Eating Disorder Recovery: The Hurdles
Recovery from an eating disorder poses many challenges that need to be overcome in order to regain health. These challenges can result in someone relapsing at a time when they were starting to beat the disorder and gain some control over their lives.
By making themselves aware of these hurdles, people recovering from an eating disorder can be prepared to continue their journey towards a healthier and happier life.
Here are some of the key barriers faced during the recovery process:
1. Listening to yourself – Many people with eating disorders learn to ‘numb’ or ‘deaden’ their feelings and needs. This might be due to abuse or having to be available to care for others. Therefore, a defining moment in recovering is often the realisation that there is a self, a self who has different wants and needs to others. They realise that, underneath the ‘voice’ of the eating disorder, there is a person – there is an ‘I.’
2. Feeling emotions – Food or lack therefore can become a way of suppressing or hiding emotions, as well as a way of coping with them. Therefore, a huge part of the recovery process is starting to feel emotions rather than hide from them through eating, purging, or starvation. Learning to cope with emotions is important for recovery to continue.
3. Expressing – Food and weight has become a form of expression and therefore with weight gain or weight loss (whichever is needed for recovery), comes the need to find another way to express oneself. This might be through talking, art, dance, or music.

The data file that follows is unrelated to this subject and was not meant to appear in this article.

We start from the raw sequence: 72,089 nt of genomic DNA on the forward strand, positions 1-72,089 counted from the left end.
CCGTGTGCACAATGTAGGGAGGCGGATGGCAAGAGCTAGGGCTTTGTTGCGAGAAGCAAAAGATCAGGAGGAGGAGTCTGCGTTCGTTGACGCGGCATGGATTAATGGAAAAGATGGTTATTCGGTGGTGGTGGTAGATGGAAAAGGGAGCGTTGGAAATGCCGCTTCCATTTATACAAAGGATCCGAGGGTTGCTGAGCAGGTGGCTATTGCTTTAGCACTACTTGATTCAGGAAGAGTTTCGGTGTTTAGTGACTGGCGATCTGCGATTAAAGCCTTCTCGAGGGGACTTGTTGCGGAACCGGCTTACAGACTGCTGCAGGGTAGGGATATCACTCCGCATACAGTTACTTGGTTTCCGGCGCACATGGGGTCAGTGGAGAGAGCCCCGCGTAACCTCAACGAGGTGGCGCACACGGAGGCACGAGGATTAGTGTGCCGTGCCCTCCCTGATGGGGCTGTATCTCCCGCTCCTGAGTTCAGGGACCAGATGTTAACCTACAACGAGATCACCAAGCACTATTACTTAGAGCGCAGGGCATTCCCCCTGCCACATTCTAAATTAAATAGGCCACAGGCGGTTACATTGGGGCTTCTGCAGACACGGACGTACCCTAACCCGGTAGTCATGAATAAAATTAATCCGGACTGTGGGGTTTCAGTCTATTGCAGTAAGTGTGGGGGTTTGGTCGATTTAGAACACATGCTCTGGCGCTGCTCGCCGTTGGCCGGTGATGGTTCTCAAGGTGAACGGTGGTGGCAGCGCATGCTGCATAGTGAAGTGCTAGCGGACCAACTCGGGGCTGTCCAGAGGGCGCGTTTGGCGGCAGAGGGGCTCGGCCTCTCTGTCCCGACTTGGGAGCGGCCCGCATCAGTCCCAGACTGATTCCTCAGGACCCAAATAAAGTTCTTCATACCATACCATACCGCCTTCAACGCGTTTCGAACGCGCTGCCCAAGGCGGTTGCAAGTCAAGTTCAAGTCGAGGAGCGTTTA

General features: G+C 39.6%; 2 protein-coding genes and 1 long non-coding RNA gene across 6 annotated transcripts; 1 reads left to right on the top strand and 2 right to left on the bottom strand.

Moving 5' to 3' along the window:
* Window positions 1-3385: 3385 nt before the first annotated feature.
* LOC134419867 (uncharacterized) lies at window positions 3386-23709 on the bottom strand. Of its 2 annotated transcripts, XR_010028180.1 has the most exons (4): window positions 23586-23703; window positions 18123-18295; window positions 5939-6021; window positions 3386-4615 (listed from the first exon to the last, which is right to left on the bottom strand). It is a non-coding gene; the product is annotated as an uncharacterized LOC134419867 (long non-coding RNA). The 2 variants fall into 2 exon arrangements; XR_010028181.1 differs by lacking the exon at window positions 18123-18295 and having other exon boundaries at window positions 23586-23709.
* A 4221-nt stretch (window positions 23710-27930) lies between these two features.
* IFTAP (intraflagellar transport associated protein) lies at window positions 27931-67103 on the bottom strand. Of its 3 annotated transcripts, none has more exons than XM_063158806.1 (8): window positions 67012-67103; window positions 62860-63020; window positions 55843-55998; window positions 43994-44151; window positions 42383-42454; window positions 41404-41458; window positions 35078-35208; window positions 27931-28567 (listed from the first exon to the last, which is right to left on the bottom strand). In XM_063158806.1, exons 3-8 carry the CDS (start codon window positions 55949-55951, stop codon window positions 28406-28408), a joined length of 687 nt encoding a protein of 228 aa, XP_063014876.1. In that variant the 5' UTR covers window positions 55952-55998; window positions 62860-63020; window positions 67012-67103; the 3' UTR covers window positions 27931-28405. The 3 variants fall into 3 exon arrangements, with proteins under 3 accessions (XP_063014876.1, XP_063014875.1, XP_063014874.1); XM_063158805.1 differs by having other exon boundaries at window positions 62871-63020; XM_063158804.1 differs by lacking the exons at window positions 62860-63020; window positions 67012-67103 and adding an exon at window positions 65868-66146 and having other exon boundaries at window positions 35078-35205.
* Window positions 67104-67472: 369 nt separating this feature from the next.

4. Trusting the body – Living with an eating disorder and within a society that encourages dieting, the body is often ignored. Signs of hunger are ignored. Signs of fullness are ignored. The need for different types of food is ignored. True recovery requires trusting the body by listening to it and ensuring its needs are met. This can be a daunting step for someone with an eating disorder, who might have spent years distrusting their body’s signals.
If you are in recovery from an eating disorder or know someone who is, be prepared for these hurdles so that you are fully equipped to tackle and overcome them.
Remember, it is good to listen to yourself, to listen to your body, to feel your emotions, and express your needs. These are all part of being human and are important aspects of your recovery.
Categories: Health, Psychology